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Article 50: The Brexit Paradox

Britain’s exit from the EU (Brexit) began yesterday when PM Theresa May triggered Article 50 of the Lisbon Treaty. Here we assess briefly the impact under three headings – politics, economics and markets.

Politics – The Brexit Paradox. Much has been settled since 23rd June last year. We have a new Prime Minister in Theresa May and we know the teams involved. The two key politicians will be David Davis for the UK and Michel Barnier for the EU. The key officials will be Oliver Robbins and Sabine Weyand.

Encouragingly, it seems there will be proper scrutiny by the UK parliament. Keir Starmer and Hilary Benn are stepping into the vacuum left by Jeremy Corbyn to ask the government difficult questions.

However, Daniel Finkelstein in yesterday’s Times outlined the Brexit paradox. He wrote that if we insist on being winners, we are bound to be losers. He meant that Britain leaving the EU cannot look like a good deal to the rest of Europe. That would be a recipe for the EU to fall apart, which Brussels, Berlin and Paris will resist at all costs.

But a bad deal for the UK in Brussels must look like a good deal to British voters. After all, a general election is due about a year after Brexit. Both sides are now doing their best to talk up areas of mutual benefit but the Brexit paradox could yet get in the way.

Economics – Minimising The Downside. Since the vote to leave, the UK economy has been remarkably resilient. Economic growth was 0.6% in the third quarter and 0.7% in the fourth.

However, the upturn in inflation is squeezing real incomes and so consumer spending should slow. On the other hand, investment intentions have recovered after a tumble and exporters will benefit from a weaker pound. Overall, we expect a slowdown but not a recession in 2017 and 2018.

The two-year timeframe for Article 50 negotiations could be important. Spending plans may be put on hold awaiting the outcome which could hurt the economy. Conversely, there could be a growth spurt in late 2018 or early 2019 if the conclusion is favourable.

Over the long term, though – say ten or twenty years – we cannot see an alternative to slower growth and higher inflation than otherwise. Unfortunately, we shall never know because we do not have a parallel universe where we remain in the EU. But Britain will lose easy access to a market of 445 million consumers and roughly US$18trn GDP a year. Overwhelming research shows that size and distance matter in trade relations and this very large market is on our doorstep.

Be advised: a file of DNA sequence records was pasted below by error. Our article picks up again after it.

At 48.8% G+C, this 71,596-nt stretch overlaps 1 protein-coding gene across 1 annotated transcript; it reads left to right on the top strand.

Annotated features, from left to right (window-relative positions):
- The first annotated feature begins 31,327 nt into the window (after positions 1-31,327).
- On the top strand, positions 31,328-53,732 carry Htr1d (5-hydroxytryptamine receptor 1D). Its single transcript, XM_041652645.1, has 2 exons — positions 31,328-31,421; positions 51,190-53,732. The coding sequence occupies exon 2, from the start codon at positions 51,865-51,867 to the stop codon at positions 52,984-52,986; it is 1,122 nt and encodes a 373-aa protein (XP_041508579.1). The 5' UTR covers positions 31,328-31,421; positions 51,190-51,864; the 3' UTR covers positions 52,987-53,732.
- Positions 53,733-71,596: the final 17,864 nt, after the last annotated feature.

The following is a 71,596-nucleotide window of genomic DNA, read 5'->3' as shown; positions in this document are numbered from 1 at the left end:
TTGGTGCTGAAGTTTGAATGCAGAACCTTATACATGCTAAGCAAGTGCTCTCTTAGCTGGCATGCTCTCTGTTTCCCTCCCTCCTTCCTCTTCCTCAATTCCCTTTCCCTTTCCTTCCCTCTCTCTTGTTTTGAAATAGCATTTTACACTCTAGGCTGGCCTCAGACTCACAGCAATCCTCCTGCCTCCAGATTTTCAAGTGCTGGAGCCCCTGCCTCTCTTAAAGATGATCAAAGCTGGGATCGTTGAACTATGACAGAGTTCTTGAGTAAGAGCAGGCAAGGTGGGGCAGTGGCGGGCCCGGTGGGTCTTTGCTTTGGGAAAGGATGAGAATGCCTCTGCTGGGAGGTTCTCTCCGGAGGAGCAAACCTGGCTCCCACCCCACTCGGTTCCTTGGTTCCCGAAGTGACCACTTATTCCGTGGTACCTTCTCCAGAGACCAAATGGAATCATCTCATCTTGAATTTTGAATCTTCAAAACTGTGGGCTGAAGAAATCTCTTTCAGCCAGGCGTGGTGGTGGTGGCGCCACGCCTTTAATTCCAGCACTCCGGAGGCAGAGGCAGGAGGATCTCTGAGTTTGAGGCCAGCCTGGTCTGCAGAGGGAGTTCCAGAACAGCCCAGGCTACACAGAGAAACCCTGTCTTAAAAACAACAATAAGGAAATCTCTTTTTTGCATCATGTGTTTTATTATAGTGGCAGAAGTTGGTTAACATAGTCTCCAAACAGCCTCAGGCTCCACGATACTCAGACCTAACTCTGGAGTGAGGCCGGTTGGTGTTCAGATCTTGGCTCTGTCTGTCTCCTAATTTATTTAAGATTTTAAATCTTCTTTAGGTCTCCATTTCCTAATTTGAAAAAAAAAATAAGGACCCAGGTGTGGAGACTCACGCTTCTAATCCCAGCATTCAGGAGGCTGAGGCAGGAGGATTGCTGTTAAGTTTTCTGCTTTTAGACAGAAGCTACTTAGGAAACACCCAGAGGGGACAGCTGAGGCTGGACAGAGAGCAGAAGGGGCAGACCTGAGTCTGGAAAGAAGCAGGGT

Markets – How Much Is Priced In? The arbiter of Brexit was always the pound and not the UK stock market. Since 23rd June, sterling’s trade-weighted value has fallen by just over 12%.

Markets always discount today the expected future tomorrow. If the Brexit talks go well, then the pound may appreciate. If they don’t, it may weaken. We cannot offer much guidance. However, the negotiations will hit tough patches so expect spells of turbulence.

Turning to the stock and bond markets, leaving the EU is a highly uncertain exercise. Markets hate uncertainty so expect jittery trading. For choice, we expect Brexit to tilt the balance in favour of gilts relative to equities. Both asset classes may struggle to make strong returns from here.

Our investment strategy committee, which consists of seasoned strategists and investment managers, meets regularly to review asset allocation, geographical spread, sector preferences and key global market drivers and our economist produces research and views on global economies which complement this process.

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